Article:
Parkins

WILMINGTON, Del. (Legal Newsline) - In a series of recent rulings, a Delaware superior court mostly found in favor of a group of companies all at the center of asbestos litigation.

Judge John A. Parkins Jr., of the New Castle County Superior Court, issued five separate decisions from May 31 to June 1.

Parkins, who authored all five rulings, granted summary judgment to defendants Crane Co., Weil McLain, Jerguson Gage & Valve Co. and Superior-Lidgerwood-Mundy Corp., the successor-in-interest to M.T. Davidson Co.

In the first case, plaintiff Thomas Milstead worked in the U.S. Navy as a machinist from 1965 to 1969. He alleged asbestos exposure stemming from M.T. Davidson's pumps.

The defendant, Superior-Lidgerwood-Mundy, moved for summary judgment on product nexus grounds and asserted it did not owe a duty to the plaintiff for asbestos-containing replacement parts added to its products after sale.

Parkins, in a nine-page memorandum opinion, granted Superior-Lidgerwood-Mundy's motion for summary judgment.

The judge, in his May 31 ruling, found Milstead did not make a prima facie case for product nexus with original asbestos-containing parts manufactured by the defendant. Also, under Maryland law, a manufacturer does not owe a duty to warn for asbestos-containing replacement parts, he wrote.

In the second case, Milstead alleged asbestos exposure stemming from Crane's valves.

Crane, in response, moved for summary judgment on conspiracy, punitive damage and product nexus grounds. It also asserted it did not owe a duty to Milstead for asbestos-containing replacement parts added to its products after sale.

In a seven-page memorandum opinion, also dated May 31, Parkins granted Crane's summary judgment as to the replacement parts. Again, the judge noted, under Maryland law a manufacturer does not owe a duty to warn for asbestos-containing replacement parts.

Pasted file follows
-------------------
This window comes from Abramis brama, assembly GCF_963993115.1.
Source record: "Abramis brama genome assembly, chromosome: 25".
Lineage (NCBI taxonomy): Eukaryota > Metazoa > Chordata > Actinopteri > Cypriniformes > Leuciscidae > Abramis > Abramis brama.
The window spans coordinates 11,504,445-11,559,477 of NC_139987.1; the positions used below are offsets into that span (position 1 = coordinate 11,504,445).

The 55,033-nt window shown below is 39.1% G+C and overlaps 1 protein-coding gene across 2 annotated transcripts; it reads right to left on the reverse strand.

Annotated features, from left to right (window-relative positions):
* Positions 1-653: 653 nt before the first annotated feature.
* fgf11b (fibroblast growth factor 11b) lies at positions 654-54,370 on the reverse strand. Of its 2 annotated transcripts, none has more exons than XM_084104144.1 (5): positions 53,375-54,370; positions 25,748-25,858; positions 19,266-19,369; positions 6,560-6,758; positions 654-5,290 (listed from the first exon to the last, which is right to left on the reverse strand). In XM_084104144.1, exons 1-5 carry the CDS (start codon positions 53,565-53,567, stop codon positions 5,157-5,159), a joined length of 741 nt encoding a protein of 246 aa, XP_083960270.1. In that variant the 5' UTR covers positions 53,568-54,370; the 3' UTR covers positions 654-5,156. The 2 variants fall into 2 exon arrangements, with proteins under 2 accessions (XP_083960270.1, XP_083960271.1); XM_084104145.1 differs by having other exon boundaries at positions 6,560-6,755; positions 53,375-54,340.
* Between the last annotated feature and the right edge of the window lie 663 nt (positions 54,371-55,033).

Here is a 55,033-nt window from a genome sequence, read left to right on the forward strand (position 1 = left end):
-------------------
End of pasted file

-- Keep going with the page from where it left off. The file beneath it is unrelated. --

However, Parkins denied the company's motion as to the original asbestos-containing parts it manufactured and to its motion on punitive damages.

In the third case, a different plaintiff, Robert McGhee, alleged asbestos exposure from Weil McLain's boilers, among other products.

In response, Weil McLain moved for summary judgment as to product nexus, replacement parts and punitive damages.

Parkins, in a four-page order filed May 31, granted the company's motion after finding that McGhee did not make a prima facie case for product nexus with its original asbestos-containing parts or replacement parts.

In the fourth case before the superior court, Milstead again alleged asbestos exposure -- this time from boiler gage glasses manufactured by Jerguson Gage & Valve Co.

The company, in turn, moved for summary judgment on product nexus grounds, also asserting it did not owe a duty to the plaintiff for asbestos-containing replacement parts added to its products after sale.

Parkins, in a five-page memorandum opinion, granted Jerguson's motion.

In his June 1 ruling, the judge said Milstead failed to make a prima facie case for product nexus with original asbestos-containing parts manufactured by the company, and noted again that under Maryland law a manufacturer does not owe a duty to warn for asbestos-containing replacement parts.

In the final case, plaintiff Kenneth Carlton, like Milstead, served in the U.S. Navy. He worked at the Schenley Distillery as a boiler tender.

Carlton alleged asbestos exposure from Crane's valves, pumps and steam traps.

Crane, in response, moved for summary judgment for product nexus, replacement parts and punitive damages.

Parkins, in a 10-page memorandum opinion, granted the company's motion as to product nexus with the original asbestos-containing parts.

However, in his June 1 ruling, he denied in part and granted in part its motion as to the replacement parts not supplied by the company, and denied its motion as to the punitive damages.

From Legal Newsline: Reach Jessica Karmasek by email at jessica@legalnewsline.com.

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